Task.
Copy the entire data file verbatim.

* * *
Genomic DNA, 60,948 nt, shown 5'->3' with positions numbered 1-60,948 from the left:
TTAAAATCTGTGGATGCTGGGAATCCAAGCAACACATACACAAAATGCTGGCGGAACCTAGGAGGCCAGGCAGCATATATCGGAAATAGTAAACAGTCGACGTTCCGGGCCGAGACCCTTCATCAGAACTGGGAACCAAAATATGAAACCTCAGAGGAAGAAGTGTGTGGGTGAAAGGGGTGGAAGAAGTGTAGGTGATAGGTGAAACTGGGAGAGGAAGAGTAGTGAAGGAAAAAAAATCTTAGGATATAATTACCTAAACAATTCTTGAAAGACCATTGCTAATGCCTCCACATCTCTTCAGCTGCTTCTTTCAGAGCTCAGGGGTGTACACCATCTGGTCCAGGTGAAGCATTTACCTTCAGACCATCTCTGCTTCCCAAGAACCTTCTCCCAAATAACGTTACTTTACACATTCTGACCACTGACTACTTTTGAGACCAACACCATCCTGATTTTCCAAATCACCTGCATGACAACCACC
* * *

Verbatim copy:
Genomic DNA, 60,948 nt, shown 5'->3' with positions numbered 1-60,948 from the left:
TTAAAATCTGTGGATGCTGGGAATCCAAGCAACACATACACAAAATGCTGGCGGAACCTAGGAGGCCAGGCAGCATATATCGGAAATAGTAAACAGTCGACGTTCCGGGCCGAGACCCTTCATCAGAACTGGGAACCAAAATATGAAACCTCAGAGGAAGAAGTGTGTGGGTGAAAGGGGTGGAAGAAGTGTAGGTGATAGGTGAAACTGGGAGAGGAAGAGTAGTGAAGGAAAAAAAATCTTAGGATATAATTACCTAAACAATTCTTGAAAGACCATTGCTAATGCCTCCACATCTCTTCAGCTGCTTCTTTCAGAGCTCAGGGGTGTACACCATCTGGTCCAGGTGAAGCATTTACCTTCAGACCATCTCTGCTTCCCAAGAACCTTCTCCCAAATAACGTTACTTTACACATTCTGACCACTGACTACTTTTGAGACCAACACCATCCTGATTTTCCAAATCACCTGCATGACAACCACC